Perhaps more than anything in American history, fighting the spread of COVID-19 requires national cooperation. We have been asked by governments, universities, hospitals and businesses alike to reduce public exposure, cancel important events, limit consumption and take numerous other important health measures.

Without widespread cooperation on those efforts, limiting COVID-19’s spread becomes much more difficult. Rapid spreading would cause hospitals to be overwhelmed, more product shortages and, ultimately, more deaths. Collective action is clearly paramount in this time. That, however, poses a problem: American culture is notoriously individualistic. Individualism is “the habit or principle of being independent and self-reliant.”

The stipulations of independence and self-reliance separately have significant implications. From the addition of the Bill of Rights to the Constitution in 1791 onward, independence has demanded a lack of interference from governments and individuals in our personal lives. Self-reliance has meant that we believe the individual is responsible for correcting their own problems.

Both these elements pose obstacles to efforts to “flatten the curve.” The independence bit of individualism means that we dislike accepting government guidelines to take such measures as sheltering in-place. Indeed, most of us undoubtedly know people who have blatantly ignored these guidelines.

The self-reliance aspect of our individualism means that we are reluctant to accept or offer help even in times of crisis — like right now. Take the example of many employers, especially in food service and retail, who have closed their establishments and are not paying workers. And then consider the landlords who are expecting those workers to still pay rent even while being effectively unemployed. Unfortunately, we tend to vilify the workers who cannot pay their bills — and not the bosses and landlords who act with no regard for others’ circumstances.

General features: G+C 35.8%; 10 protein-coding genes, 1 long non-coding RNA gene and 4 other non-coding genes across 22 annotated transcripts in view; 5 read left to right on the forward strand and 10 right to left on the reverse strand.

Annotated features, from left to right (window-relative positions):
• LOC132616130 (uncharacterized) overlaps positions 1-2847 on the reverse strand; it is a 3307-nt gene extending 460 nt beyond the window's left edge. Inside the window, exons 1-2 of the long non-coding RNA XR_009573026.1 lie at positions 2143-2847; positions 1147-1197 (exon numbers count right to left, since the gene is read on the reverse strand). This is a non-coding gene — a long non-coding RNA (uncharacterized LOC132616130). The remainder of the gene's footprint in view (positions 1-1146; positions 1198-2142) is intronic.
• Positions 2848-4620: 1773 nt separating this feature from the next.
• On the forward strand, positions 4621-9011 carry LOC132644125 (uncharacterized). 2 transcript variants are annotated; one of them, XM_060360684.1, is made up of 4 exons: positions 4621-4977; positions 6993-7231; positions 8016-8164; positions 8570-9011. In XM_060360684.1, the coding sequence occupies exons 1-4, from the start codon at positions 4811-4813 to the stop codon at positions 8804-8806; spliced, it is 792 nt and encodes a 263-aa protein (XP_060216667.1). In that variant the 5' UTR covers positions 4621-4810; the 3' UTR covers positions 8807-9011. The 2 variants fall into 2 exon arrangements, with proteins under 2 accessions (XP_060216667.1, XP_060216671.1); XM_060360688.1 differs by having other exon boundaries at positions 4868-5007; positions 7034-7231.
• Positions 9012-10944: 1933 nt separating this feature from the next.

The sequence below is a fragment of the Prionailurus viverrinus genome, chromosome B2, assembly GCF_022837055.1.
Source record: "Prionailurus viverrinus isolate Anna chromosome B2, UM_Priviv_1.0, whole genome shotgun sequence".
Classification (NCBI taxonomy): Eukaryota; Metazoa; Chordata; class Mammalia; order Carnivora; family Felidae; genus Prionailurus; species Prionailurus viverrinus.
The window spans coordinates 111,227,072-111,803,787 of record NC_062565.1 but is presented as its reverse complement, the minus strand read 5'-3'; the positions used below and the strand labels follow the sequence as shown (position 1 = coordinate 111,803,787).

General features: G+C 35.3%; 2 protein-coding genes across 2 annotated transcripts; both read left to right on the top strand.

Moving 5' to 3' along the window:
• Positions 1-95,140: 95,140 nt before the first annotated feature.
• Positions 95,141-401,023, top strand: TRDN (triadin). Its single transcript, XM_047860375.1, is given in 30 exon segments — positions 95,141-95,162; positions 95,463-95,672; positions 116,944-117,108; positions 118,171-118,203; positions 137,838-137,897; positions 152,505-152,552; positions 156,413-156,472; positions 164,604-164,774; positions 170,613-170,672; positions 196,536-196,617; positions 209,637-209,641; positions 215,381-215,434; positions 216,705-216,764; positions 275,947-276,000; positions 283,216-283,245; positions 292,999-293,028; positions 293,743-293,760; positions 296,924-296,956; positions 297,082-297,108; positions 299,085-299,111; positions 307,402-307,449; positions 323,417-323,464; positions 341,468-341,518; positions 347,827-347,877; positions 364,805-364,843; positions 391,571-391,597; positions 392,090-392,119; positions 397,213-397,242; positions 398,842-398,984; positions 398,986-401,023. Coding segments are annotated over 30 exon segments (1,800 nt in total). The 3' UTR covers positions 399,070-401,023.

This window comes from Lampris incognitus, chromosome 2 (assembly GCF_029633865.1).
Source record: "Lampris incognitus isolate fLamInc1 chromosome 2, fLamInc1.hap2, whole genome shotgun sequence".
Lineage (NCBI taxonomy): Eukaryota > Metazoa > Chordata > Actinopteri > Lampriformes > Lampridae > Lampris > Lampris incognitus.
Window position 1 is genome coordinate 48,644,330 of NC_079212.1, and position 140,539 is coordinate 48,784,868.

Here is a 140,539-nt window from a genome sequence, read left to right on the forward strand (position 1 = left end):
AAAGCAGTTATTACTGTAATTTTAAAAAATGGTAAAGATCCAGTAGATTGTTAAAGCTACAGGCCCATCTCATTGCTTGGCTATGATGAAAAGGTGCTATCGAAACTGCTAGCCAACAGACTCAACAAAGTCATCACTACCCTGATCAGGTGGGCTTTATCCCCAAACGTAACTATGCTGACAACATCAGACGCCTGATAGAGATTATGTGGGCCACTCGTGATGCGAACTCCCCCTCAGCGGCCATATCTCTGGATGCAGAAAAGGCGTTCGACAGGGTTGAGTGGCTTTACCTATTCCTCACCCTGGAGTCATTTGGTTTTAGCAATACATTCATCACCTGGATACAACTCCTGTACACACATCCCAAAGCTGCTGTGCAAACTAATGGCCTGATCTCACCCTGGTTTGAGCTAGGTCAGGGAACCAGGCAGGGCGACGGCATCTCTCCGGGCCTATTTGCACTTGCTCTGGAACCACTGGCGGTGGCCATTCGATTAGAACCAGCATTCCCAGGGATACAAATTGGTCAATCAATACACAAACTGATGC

Fortunately, that self-reliance aspect is changing during these times. Many governments have suspended utility shut-offs, home foreclosures and evictions, and have expanded unemployment benefits. The national government is even considering giving money directly to the American people. Some employers have indeed continued to pay workers despite closures. Even some landlords have made exceptions to tenants who are experiencing difficulties.

The independence aspect of individualism, however, requires attention. Even in spite of requests or mandates, many are still carrying out business as usual because they feel that COVID-19 is not a threat to them or because they refuse to let government guidelines affect their lives. Those people must remember that governments do not want to limit productive, consumptive, and recreational activities because doing so means less revenue for them. So, if governments are willing to take these measures and lose money, there must be evidence to suggest that doing so is for the greater good.

Even if you are not in a group that is susceptible to COVID-19, think about those who are — like your neighbors, grandparents, siblings — and how you could spread it to them. As such, as the pandemic plays out, it is imperative that we remember it is temporary, listen to experts, and think collectively.

Sam Smith is a junior studying geography at Ohio University. Please note that the views and opinions of the columnists do not reflect those of The Post. Want to talk more about it? Let Sam know by tweeting him @sambobsmith_.